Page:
Jesse Lemisch, Staughton Lynd, and Robert Cohen quickly responded to the piece at History News Network (HNN). Lemisch and Lynd chided Greenberg for getting his facts wrong. Cohen called attention to the impact of Zinn’s A People’s History of the United States.
Now Greenberg defends his review and responds to his critics. Here is his response to Lemisch, published at the HNN website:
I’ve known Lemisch slightly over the years, always on pleasant terms, and so his raving tone is particularly disappointing. His prefatory note begins in error and gets loopier as it goes on, speaking ominously of “rumblings among historians” and “one or two errors” (was it one or two? what are they?) that then “mysteriously vanished.” Nowhere in the piece did I attack him or Lynd. I did, regrettably, mix them up at one point in my review — purely a mental tic, like writing Upton Sinclair when you meant Sinclair Lewis. When a reader told me of the error, I asked The New Republic to fix it online and note it in print. This “Orwellian” conspiracy is, in journalistic circles, referred to as a “correction.”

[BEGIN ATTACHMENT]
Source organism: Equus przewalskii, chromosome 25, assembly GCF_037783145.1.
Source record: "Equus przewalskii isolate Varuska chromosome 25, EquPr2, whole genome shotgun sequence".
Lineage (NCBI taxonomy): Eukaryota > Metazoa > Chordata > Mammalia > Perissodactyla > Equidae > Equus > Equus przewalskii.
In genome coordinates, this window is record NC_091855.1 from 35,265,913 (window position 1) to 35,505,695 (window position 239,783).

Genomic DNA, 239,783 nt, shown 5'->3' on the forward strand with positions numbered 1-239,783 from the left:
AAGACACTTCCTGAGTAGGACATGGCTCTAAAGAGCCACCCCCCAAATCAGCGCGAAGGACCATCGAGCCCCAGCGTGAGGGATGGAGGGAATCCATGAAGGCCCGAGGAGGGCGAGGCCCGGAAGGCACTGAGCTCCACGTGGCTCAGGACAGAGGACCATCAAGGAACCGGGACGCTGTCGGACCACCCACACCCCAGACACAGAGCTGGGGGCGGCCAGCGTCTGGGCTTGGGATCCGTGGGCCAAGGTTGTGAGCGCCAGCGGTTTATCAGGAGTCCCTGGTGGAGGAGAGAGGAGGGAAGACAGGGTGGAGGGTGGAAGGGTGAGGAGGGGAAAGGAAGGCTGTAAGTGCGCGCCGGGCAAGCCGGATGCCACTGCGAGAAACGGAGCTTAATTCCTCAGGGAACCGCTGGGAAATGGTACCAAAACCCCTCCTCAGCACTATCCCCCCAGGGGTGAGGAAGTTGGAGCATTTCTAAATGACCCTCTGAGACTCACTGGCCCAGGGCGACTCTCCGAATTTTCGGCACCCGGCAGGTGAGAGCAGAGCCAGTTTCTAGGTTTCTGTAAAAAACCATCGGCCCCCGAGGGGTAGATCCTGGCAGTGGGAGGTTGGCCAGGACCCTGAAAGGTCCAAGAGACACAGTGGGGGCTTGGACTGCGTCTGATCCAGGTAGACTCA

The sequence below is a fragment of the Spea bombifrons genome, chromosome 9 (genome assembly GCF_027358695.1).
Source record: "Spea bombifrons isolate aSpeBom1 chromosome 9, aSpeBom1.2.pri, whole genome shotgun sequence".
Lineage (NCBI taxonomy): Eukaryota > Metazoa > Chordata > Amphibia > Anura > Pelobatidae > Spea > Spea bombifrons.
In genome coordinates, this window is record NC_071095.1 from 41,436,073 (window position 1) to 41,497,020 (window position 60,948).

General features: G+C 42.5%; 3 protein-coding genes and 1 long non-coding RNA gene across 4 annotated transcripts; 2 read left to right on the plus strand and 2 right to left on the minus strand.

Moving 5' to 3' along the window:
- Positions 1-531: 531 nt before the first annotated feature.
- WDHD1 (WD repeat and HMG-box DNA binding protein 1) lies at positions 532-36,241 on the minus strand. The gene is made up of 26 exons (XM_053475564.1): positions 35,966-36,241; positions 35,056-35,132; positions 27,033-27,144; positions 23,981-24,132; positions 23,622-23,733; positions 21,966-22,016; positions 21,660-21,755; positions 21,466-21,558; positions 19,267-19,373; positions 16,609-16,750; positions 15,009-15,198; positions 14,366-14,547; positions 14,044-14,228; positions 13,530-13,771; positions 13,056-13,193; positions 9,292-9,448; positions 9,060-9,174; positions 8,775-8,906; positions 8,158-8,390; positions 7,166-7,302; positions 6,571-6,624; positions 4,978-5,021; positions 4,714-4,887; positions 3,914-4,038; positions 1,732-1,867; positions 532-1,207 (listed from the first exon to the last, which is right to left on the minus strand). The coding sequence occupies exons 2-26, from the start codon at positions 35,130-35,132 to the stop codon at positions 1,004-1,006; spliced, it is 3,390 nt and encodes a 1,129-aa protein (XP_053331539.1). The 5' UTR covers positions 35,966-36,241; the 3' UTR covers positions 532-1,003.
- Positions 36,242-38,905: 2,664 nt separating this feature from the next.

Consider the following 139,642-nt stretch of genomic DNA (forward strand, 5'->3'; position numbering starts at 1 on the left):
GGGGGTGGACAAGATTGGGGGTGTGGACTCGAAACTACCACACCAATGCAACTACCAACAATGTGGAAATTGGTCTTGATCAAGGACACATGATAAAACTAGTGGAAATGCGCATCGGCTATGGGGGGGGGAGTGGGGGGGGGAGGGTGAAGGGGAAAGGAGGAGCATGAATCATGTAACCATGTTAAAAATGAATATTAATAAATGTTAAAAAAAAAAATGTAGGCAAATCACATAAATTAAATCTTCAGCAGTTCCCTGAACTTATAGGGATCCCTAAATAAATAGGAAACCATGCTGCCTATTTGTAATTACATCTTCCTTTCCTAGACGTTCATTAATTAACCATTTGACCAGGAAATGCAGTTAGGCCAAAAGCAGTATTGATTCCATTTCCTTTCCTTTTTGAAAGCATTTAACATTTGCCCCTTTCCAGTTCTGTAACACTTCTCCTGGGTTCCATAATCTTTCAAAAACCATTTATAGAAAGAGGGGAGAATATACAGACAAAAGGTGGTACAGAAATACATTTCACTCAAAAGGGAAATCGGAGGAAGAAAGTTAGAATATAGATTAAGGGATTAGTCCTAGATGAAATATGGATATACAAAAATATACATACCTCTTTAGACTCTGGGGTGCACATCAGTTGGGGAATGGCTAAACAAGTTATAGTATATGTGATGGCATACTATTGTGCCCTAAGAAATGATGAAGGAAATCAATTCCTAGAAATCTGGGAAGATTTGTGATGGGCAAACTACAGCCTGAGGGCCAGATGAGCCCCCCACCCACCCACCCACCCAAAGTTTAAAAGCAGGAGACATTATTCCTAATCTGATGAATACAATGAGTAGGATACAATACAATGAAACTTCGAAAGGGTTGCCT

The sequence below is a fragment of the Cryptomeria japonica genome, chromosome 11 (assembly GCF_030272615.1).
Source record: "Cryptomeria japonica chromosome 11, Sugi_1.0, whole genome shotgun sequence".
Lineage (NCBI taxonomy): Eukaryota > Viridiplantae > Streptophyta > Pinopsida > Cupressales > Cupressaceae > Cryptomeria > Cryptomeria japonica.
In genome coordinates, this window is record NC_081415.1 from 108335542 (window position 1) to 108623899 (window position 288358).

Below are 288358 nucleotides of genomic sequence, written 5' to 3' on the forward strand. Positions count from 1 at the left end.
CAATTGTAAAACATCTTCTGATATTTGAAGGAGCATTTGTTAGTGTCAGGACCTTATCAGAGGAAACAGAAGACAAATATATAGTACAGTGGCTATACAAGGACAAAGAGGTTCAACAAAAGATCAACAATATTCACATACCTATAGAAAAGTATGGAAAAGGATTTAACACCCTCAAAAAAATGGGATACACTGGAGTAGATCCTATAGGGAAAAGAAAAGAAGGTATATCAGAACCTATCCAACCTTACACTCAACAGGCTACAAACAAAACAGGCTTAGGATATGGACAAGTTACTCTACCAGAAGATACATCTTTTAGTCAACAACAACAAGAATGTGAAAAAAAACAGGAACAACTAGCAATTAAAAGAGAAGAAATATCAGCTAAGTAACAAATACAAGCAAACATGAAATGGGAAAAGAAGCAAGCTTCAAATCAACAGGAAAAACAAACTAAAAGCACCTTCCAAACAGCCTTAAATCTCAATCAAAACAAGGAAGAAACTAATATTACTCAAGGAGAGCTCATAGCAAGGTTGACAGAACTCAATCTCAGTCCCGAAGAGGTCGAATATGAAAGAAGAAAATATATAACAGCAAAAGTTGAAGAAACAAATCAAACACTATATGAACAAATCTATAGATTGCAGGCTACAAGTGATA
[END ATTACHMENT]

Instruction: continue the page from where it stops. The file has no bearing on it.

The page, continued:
Lemisch also absurdly reads petulance into my peppy Facebook notice sharing a link to the piece with friends (a group that includes, or included, Lemisch). I never “complained” that the magazine’s print version appeared before the online version. This, too, is common practice in journalism, not the work of any shadowy forces. He also misreads my discussion of Eugene Genovese: though I endorse Genovese’s insistence on writing history based on evidence rather than ideological preconceptions, my portrait of his behavior at the 1969 AHA convention (drawn from Peter Novick’s That Noble Dream, among other sources) was hardly meant to reflect well on him, as any clear-eyed reader could see. That Lemisch divines all kinds of dark motives into simple words and deeds should cast doubt on his warped interpretation of my review.
Read the entire piece here.
I guess Martin Duberman is up next.